There are some common traits found in a powerful leader. You may already have some of these traits – and others can be developed if one of your life goals is to become a true leader. Remember, you don’t have to desire to lead an army to reap the benefits of learning leadership skills.
Seven top traits of a true leader include:
- Self-awareness and behavioural flexibility. An important area for a leader to develop – growing your self-awareness means identifying and understanding your strengths and weaknesses, your motivators (and demotivators), communication style and just what you bring to the table. It’s also important to have a reasonably high level of “emotional intelligence” or EQ, and to recognise how your words and behaviour impact those around you. Knowing when to push harder or pull back in response to a given situation gives any leader a genuine advantage. Our Extended DISC Behavioural Profiling is a terrific tool for raising self-awareness and developing behavioural flexibility!
- Maintain a positive attitude. Keeping your team upbeat and optimistic means that you must maintain a positive attitude and present an energetic front. Of course there must be productivity to meet goals, but you should be able to balance the working hours with some fun times. When those around you see your positive attitude, it will rub off. Think about what brings you to life and how you might share that in the workplace. Be someone others want to be around.
- Honesty and integrity. Hold yourself and those who work with you to a high level of honesty and ethical conduct. Treat everyone with dignity. Your family and followers are reflections of you, so if you practice honest and ethical behaviour, they will follow your pattern. As a leader it can be easy to want to take short cuts and appeal to the masses but if you want to build something sustainable you must operate with integrity and be prepared to make the hard calls. Sometimes that will be painful, but it’s part and parcel of the job.
You must be prepared to honestly assess a situation and take responsibility for it. If nothing is ever your fault, you still have work to do. Likewise, you must give credit where it is due, rather than taking it for yourself. This are the kind of attributes that will grow loyalty over time.
- Ability to communicate. Ronald Reagan was known as “The Great Communicator,” and looking back at his lifestyle, it’s easy to understand why. He was able to clearly explain and focus on what needed to be done and express it in a way that was understood. If you have trouble communicating, read books, take a course in achieving better communication skills or check out our Lead Like a Learner Leadership Coaching program. You can also give your skills a boost with our Behavioural Profiling Guide for Leaders available in our Free Resources.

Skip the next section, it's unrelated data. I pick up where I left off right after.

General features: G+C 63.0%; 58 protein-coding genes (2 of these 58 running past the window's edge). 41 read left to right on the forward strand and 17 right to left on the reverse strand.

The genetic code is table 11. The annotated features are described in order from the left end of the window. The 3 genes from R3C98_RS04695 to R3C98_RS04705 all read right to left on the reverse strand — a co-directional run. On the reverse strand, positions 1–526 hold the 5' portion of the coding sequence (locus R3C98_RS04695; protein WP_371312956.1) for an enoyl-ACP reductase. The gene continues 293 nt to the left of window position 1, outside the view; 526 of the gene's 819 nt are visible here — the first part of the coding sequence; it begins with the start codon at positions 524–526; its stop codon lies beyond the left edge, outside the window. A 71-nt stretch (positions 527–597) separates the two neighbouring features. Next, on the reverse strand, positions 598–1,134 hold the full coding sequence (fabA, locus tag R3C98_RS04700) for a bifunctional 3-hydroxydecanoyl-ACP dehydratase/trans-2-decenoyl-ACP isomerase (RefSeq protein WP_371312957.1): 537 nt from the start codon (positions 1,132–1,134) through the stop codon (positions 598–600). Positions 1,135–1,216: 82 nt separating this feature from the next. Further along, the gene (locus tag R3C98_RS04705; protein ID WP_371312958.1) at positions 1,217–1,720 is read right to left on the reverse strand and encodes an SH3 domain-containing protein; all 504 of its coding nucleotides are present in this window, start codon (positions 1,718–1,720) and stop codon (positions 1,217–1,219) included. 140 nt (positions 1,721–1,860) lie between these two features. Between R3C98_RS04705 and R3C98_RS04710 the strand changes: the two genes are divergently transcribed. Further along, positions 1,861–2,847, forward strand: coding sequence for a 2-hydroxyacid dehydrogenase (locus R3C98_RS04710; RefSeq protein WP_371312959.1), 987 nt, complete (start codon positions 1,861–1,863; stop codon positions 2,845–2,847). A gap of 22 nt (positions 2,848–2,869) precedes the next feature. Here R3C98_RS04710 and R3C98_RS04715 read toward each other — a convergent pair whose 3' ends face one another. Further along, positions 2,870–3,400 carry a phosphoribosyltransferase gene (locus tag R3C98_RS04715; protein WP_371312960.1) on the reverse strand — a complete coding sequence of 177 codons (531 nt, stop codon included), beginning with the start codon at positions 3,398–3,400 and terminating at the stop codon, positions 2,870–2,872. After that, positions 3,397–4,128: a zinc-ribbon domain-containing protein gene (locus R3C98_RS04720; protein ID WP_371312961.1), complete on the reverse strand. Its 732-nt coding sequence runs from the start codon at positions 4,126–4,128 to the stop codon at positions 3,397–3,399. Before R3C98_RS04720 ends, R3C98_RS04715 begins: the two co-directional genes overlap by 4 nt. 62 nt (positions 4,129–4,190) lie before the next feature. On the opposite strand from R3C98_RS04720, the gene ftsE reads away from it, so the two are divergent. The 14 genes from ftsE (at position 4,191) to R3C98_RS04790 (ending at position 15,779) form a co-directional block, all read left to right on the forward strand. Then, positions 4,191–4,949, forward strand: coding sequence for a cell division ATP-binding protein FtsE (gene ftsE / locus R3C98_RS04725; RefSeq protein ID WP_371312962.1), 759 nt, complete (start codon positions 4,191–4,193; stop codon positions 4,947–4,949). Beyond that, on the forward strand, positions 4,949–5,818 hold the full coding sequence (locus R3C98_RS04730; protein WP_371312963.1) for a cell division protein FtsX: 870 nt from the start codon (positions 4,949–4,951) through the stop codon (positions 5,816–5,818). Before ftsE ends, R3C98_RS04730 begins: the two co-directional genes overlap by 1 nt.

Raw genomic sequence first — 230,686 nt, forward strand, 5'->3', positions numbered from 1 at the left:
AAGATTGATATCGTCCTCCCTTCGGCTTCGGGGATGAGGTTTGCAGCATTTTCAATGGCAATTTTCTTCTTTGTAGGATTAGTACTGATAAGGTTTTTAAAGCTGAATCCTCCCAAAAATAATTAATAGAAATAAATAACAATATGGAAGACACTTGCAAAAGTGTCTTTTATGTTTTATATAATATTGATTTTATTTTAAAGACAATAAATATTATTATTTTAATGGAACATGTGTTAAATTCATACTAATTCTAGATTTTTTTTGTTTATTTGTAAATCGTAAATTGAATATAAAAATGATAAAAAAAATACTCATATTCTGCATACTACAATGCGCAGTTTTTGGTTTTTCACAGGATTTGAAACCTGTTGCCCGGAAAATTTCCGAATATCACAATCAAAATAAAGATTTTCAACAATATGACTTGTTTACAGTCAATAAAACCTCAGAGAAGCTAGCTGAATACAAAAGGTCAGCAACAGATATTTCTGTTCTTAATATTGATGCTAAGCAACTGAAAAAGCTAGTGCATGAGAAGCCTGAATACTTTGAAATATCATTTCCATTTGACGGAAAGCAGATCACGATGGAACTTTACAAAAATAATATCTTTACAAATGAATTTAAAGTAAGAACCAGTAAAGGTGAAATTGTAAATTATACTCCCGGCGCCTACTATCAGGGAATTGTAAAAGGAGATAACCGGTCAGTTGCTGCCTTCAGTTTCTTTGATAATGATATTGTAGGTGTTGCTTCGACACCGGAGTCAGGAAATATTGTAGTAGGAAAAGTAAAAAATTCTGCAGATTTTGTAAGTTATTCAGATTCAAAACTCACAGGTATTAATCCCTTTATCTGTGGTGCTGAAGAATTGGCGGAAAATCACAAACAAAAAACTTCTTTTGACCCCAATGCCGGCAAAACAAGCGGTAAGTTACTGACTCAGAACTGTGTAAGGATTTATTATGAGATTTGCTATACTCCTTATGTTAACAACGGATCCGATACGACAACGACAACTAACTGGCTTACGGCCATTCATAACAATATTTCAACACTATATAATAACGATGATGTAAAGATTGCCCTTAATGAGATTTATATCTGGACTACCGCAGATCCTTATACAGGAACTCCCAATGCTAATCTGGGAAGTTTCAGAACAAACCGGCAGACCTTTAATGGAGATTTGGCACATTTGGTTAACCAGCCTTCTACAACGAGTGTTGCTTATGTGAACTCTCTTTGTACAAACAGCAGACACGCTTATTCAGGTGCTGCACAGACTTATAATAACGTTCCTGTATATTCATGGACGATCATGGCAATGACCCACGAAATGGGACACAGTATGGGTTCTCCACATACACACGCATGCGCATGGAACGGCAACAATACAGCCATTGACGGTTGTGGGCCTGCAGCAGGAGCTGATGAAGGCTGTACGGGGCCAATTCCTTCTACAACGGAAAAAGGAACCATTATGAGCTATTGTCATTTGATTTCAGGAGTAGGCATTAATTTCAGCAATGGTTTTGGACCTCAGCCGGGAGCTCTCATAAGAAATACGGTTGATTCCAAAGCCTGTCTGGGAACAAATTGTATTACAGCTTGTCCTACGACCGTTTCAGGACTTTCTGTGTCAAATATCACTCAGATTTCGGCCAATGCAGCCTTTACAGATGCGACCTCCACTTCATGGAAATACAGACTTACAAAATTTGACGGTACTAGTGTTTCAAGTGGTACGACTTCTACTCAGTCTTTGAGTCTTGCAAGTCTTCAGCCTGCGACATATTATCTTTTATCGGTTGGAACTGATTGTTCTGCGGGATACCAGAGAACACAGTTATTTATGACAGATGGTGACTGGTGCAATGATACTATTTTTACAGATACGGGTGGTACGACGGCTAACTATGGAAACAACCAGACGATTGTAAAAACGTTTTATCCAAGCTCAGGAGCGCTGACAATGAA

- Ability to commit. George Patton, commanding general in World War II was a soldier who got up close and personal to those under his command. He fought in the trenches and made it a point to be wherever his men were experiencing difficulty. As a leader, you must make a commitment to lead by example. Commit to being there even when things get hard or complicated. Commit to taking responsibility when things go wrong. Commit to developing your leadership skills and over time your commitment will result in a team that will follow you to the end of the earth.
- Maintain a sense of humour. The day to day business of being a leader can wear you down, but if you maintain a sense of humour through the discouraging times, your followers will maintain higher morale. Beware of your ego as a leader, it requires you and those around you to stay serious, and it can bring you down faster than you realise. Taking yourself lightly and staying humble will make it much easier to see the funny side when challenges inevitably pop up.
- Wisdom and creativity. A leader should have the ability to change from a path they’re on to another path to accommodate creative new ideas. Sometimes, the decision might involve how you’re guiding others, but whatever the reason, creativity helps everyone work toward the goal you’re seeking. A leader needs to see the big picture and have the wisdom to appreciate how things connect. Again, a sense of humility and the ability to be vulnerable are important here because true creativity can only happen when you’re not afraid of making a mistake. And wisdom comes when we learn from our mistakes. Work hard to cultivate a high value creating culture and foster innovation by modelling vulnerability at work.
You must start with becoming a true leader of yourself if you want to accomplish great things or even meet smaller goals. Leading your family through trials and tribulations is another great reason to know how to lead. Regardless of your aspirations, developing your leadership skills will only move you closer to realising them.